Align it as it’s going to be driven. As @IDoMy0wnRacing Stated, to clarify all the bullshit that surrounds wheel spacer’s, the good, the bad, the indifferent, Adding a quality 1.25-1.75 Bora or Spider Trax “hubcentric” wheel spacer is fine. There isn’t any more stress placed on any drivetrain or steering suspension components than going from a Factory 7 1/2” wide wheel to an aftermarket 9”-10” wheel. Problems happen when a “non hubcentric” spacer is used as it will allow the spacer to float around on the wheel hub face and places stress on the studs. That then causes stud breakage and can cause spacer failure. I have even seen some inferior “hubcentric” wheel spacers fail. So stick with the Bora and Spider Trax use a torque wrench for proper sequencing and never used different width spacers in a 4x4 that changes the factory track width between front and rear. Some Front IFS lift kit’s that don’t address the track width change after the lift, require adding front wheel spacers to get the track width back within specs. Usually with a stage one lift that lifts the front 3.5” without a differential drop tend to pull the wheels inbound and spacers are needed.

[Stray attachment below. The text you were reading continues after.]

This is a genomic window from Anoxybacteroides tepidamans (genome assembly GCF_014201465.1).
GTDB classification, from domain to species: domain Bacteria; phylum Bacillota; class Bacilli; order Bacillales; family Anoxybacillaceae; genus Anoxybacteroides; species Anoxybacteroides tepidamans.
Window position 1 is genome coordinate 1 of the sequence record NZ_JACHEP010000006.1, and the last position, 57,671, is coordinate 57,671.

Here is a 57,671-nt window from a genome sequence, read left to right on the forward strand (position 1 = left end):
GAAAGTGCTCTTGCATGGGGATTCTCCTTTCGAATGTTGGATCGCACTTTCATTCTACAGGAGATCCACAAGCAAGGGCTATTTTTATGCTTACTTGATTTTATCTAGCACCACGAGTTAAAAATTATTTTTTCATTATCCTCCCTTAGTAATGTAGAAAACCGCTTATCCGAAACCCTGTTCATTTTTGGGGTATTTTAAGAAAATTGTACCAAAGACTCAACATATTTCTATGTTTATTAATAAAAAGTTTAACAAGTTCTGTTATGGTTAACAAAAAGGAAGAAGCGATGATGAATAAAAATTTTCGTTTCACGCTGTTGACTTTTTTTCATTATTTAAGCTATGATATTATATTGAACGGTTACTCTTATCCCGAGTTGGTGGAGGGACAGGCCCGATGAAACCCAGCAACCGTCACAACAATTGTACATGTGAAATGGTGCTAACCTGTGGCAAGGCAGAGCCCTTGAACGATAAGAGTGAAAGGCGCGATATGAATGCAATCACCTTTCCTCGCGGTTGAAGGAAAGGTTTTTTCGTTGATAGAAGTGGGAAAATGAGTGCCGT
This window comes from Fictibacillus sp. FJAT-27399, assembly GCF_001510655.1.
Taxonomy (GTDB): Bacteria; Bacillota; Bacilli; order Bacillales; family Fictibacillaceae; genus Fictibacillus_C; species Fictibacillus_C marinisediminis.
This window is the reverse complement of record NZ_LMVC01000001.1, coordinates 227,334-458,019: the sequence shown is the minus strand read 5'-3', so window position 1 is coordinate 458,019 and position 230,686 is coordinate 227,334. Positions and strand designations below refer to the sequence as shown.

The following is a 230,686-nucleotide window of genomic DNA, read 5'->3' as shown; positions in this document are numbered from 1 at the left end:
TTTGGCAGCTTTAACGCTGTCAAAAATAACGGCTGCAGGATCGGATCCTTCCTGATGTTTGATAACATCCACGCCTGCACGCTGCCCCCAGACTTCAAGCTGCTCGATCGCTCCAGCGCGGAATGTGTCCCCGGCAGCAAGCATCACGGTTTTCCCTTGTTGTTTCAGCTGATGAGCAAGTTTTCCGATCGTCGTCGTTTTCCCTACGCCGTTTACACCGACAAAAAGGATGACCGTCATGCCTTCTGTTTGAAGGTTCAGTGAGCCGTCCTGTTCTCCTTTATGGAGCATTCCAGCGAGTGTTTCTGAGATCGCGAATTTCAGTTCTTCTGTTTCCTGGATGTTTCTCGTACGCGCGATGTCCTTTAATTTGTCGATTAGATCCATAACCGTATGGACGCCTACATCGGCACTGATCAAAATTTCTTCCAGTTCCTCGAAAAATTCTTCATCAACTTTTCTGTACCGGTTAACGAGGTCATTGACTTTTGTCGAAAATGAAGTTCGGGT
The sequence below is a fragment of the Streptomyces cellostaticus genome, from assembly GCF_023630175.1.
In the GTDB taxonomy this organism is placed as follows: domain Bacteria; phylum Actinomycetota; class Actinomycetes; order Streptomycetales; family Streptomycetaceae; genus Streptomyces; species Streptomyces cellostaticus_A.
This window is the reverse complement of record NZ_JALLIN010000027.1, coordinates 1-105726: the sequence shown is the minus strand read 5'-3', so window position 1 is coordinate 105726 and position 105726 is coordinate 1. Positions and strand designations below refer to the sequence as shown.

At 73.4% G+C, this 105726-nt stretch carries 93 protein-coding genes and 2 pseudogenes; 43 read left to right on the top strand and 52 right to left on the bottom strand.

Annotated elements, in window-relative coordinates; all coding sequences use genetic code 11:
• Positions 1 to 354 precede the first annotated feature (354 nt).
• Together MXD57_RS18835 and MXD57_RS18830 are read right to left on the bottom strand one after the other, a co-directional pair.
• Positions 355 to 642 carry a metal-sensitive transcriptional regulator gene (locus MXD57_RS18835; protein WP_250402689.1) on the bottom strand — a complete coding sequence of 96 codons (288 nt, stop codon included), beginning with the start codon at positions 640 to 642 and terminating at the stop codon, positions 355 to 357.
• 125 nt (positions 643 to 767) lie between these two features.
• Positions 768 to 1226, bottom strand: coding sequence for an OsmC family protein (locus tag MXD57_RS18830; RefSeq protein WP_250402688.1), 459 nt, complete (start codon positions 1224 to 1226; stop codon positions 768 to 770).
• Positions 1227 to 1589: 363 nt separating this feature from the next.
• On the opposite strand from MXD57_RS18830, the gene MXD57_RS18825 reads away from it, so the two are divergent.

Thanks. I have no worries about using the spacers at all, just getting a proper alignment with them on,(or off.) I need to find a better alignment shop/tech.
 

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Thanks. I have worries about using the spacers at all, just getting a proper alignment with them on,(or off.) I need to find a better alignment shop/tech.
To answer one of your earlier questions.

I ran with a 1 inch spacer in the front and a 1.5 inch spacer in the rear. II did NOT have any alignment issues.
 

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Discussion Starter · #8 ·
To answer one of your earlier questions.

I ran with a 1 inch spacer in the front and a 1.5 inch spacer in the rear. II did NOT have any alignment issues.
Whoops, some how I left out the word "no" in my earlier statement. I am searching other forums for a quality alignment shop in the Los Angeles area today.

Thx again.
 

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The spacers change scrub radius, there is no adjustment for scrub radius. You wheels should get the same alignment, in theory, with or without the spacers.

Something could be wrong with the spacers that are introducing run-out that is giving you the problems.

Regardless of how well the tires are aligned, without the spacers there is near zero scrub radius in your front suspension. That means the forces created by the tires are perfectly aligned with the steering axis of the front suspension. So as forces change on the tires, they are applied to the suspension and not to the steering.